India enacted a new competition law, the Competition Act 2002, to replace the Monopolies and Restrictive Trade Practices (MRTP) Act 1969. Subsequently, the Competition Commission of India (CCI) was established in October 2003 under the Competition Act.

The new Act essentially focuses on four core areas:

  • Anti-competitive agreements
  • Abuse of dominance
  • Combinations regulation
  • Competition advocacy

Anti-competitive agreements could be either horizontal or vertical in nature and have the potential of restricting competition. A particularly pernicious type of anti-competitive agreement is cartel.

Cartels are difficult to unearth. More often than not, cartels do not have formal or written agreements. Essentially, they operate on oral understandings. Consequently, proving a cartel or cartelisation is beset with practical difficulties and in particular, absence of evidence. Despite this factual handicap, the MRTP Commission did try some cartel cases, and indeed proved successful in establishing some of these. Nevertheless, the experience of MRTPC cannot be considered to be satisfactory in this regard. It would, therefore, be worthwhile to study cartel cases tried in some other jurisdictions to draw learnings for the new competition authority so that it is better equipped to deal with cartel cases.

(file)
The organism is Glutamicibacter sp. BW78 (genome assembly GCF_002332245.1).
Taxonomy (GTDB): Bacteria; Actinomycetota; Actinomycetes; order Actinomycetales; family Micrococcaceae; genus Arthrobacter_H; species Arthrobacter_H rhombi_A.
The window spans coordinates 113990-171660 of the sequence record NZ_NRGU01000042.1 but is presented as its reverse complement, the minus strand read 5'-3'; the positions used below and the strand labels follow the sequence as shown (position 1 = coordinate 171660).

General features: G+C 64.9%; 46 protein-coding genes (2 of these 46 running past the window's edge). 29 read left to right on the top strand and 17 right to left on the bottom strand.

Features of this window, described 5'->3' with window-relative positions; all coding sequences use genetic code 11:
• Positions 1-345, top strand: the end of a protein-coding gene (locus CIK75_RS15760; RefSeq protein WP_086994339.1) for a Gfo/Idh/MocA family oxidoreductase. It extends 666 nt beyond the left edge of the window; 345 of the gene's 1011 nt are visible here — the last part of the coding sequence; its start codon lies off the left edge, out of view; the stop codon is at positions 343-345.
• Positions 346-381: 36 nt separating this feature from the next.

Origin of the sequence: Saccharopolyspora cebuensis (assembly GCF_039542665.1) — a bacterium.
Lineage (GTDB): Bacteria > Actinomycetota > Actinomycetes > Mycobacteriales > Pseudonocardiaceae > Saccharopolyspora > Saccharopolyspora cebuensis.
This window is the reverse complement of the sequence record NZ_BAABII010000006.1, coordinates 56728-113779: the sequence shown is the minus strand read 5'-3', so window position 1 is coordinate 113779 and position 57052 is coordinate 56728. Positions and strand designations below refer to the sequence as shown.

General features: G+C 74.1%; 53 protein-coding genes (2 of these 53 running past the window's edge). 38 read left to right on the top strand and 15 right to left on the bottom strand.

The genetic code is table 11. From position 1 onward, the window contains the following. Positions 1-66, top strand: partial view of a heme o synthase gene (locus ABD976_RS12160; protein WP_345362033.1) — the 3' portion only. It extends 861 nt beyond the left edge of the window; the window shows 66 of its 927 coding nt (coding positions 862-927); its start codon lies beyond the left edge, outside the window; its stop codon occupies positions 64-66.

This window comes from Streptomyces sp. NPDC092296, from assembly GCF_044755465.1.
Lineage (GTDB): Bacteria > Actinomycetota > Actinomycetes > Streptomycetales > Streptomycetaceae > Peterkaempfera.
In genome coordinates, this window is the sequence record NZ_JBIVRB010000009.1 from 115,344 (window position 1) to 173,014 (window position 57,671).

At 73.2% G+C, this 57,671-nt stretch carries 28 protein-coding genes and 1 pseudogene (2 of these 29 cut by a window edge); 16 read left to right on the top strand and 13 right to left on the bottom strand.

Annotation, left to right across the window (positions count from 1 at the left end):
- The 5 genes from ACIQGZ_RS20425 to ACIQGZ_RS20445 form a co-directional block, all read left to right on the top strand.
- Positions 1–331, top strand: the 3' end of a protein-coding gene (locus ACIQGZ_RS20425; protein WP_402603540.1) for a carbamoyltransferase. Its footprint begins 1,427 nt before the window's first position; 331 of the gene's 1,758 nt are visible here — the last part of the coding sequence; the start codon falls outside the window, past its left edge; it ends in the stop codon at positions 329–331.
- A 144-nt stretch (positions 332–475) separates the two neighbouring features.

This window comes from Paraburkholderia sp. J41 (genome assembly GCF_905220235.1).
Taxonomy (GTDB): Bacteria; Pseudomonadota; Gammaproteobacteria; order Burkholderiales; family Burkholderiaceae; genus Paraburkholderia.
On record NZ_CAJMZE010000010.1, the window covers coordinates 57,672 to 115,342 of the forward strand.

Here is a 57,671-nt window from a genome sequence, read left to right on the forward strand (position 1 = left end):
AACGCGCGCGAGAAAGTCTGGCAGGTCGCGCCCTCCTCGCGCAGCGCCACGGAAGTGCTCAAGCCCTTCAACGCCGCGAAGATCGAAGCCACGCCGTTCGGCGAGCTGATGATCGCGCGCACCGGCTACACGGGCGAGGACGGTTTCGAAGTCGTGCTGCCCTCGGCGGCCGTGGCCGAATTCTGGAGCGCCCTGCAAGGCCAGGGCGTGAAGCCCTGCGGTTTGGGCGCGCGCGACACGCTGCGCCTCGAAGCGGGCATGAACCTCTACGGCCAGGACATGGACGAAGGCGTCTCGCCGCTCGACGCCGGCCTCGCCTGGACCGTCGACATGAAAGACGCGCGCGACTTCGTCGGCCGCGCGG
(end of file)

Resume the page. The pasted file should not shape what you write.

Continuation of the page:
It is in this context that CUTS undertook a project entitled “Study of Cartel Case Laws in Select Jurisdictions: Learnings for the CCI”.